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  36.  39
    Ontological Economy: Substitutional Quantification and Mathematics.Dale Gottlieb - 1980 - Oxford University Press.
  37.  12
    Anti-Realism and Logic.A. J. Dale - 1989 - British Journal for the Philosophy of Science 40 (2):213-217.
  38. Three Arguments for Perfectionism.Dale Dorsey - 2010 - Noûs 44 (1):59-79.
    Perfectionism, or the claim that human well-being consists in the development and exercise of one’s natural or essential capacities, is in growth mode. With its long and distinguished historical pedigree, perfectionism has emerged as a powerful antedote to what are perceived as significant problems in desiderative and hedonist accounts of well-being. However, perfectionism is one among many views that deny the influence of our desires, or that cut the link between well-being and a raw appeal to sensory pleasure. Other views (...)
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  39.  21
    The Bursts and Lulls of Multimodal Interaction: Temporal Distributions of Behavior Reveal Differences Between Verbal and Non‐Verbal Communication.Drew H. Abney, Rick Dale, Max M. Louwerse & Christopher T. Kello - 2018 - Cognitive Science 42 (4):1297-1316.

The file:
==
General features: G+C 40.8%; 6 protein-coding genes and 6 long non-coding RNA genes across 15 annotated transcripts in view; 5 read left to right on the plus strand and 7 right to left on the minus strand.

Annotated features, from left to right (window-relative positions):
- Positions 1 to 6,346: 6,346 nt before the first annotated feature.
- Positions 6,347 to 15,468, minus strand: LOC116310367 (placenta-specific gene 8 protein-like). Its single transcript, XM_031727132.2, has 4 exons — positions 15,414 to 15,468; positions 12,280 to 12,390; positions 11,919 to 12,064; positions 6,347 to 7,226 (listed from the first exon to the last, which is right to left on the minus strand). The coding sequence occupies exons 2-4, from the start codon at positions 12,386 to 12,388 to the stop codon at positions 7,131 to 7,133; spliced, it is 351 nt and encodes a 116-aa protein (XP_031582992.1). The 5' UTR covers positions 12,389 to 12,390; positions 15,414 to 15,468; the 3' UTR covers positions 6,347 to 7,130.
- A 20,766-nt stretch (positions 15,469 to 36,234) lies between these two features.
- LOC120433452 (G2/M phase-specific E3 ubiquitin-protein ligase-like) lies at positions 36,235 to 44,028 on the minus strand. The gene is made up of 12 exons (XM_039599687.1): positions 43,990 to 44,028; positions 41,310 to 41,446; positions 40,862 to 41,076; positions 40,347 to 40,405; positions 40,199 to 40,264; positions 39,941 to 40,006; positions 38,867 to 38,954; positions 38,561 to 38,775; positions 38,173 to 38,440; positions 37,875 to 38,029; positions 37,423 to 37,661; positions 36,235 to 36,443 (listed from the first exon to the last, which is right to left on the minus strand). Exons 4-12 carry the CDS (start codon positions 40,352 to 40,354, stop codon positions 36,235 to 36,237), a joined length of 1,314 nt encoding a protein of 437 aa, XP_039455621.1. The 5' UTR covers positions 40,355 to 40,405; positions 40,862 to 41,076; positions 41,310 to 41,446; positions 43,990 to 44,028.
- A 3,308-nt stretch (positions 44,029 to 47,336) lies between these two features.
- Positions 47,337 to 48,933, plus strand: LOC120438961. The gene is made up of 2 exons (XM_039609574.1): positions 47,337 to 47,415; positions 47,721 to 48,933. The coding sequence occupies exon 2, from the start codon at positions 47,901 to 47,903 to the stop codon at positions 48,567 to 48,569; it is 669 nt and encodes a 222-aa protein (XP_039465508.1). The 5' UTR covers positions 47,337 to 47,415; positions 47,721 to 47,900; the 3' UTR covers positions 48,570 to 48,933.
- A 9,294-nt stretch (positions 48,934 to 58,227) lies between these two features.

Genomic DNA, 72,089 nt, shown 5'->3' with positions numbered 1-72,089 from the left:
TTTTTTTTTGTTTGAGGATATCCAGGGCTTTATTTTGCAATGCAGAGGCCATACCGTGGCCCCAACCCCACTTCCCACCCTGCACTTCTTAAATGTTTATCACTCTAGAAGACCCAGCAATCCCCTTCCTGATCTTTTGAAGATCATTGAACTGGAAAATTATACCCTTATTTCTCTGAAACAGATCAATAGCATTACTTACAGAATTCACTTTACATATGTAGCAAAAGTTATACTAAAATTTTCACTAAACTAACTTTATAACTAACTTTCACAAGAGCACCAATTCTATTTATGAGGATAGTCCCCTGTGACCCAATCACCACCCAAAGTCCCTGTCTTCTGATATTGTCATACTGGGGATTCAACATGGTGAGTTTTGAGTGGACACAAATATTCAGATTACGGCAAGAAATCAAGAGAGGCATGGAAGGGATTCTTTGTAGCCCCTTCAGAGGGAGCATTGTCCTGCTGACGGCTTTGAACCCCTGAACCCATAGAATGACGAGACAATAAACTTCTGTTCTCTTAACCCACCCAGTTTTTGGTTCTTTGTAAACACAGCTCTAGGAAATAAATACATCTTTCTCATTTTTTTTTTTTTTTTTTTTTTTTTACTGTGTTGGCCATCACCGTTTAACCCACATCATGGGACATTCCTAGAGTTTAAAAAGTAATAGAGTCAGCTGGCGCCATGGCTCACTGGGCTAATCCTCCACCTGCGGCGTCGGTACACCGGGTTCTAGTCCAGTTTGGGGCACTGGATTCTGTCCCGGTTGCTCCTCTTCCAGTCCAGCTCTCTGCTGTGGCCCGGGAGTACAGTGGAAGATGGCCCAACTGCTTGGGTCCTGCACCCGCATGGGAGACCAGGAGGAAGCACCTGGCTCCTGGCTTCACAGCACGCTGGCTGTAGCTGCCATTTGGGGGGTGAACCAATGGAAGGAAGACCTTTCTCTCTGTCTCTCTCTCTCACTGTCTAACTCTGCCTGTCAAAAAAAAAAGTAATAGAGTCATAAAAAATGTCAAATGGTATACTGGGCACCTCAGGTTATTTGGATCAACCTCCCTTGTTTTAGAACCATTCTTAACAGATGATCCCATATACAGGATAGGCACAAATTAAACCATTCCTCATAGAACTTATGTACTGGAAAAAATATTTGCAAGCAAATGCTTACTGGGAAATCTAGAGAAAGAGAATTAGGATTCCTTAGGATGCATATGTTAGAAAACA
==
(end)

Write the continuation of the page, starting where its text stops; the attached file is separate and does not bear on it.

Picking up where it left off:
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  40.  59
    Trinity.Dale Tuggy - 2010 - Stanford Encyclopedia of Philosophy.
  41.  21
    Schelling and the End of Idealism: The Horizons of Feeling.Dale E. Snow - 1996 - State University of New York Press.
    This comprehensive, general introduction to Schelling's philosophy shows that it was Schelling who set the agenda for German idealism and defined the term of its characteristic problems.
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  42.  9
    Heuristics and Biases: The Psychology of Intuitive Judgment.Thomas Gilovich, Dale Griffin & Daniel Kahneman (eds.) - 2002 - Cambridge: Cambridge University Press.
    Is our case strong enough to go to trial? Will interest rates go up? Can I trust this person? Such questions - and the judgments required to answer them - are woven into the fabric of everyday experience. This book, first published in 2002, examines how people make such judgments. The study of human judgment was transformed in the 1970s, when Kahneman and Tversky introduced their 'heuristics and biases' approach and challenged the dominance of strictly rational models. Their work highlighted (...)
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  43.  26
    The Basic Minimum: A Welfarist Approach.Dale Dorsey - 2012 - Cambridge University Press.
    A common presupposition in contemporary moral and political philosophy is that individuals should be provided with some basic threshold of goods, capabilities, or well-being. But if there is such a basic minimum, how should this be understood? Dale Dorsey offers an underexplored answer: that the basic minimum should be characterized not as the achievement of a set of capabilities, or as access to some specified bundle of resources, but as the maintenance of a minimal threshold of human welfare. In (...)
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  44.  7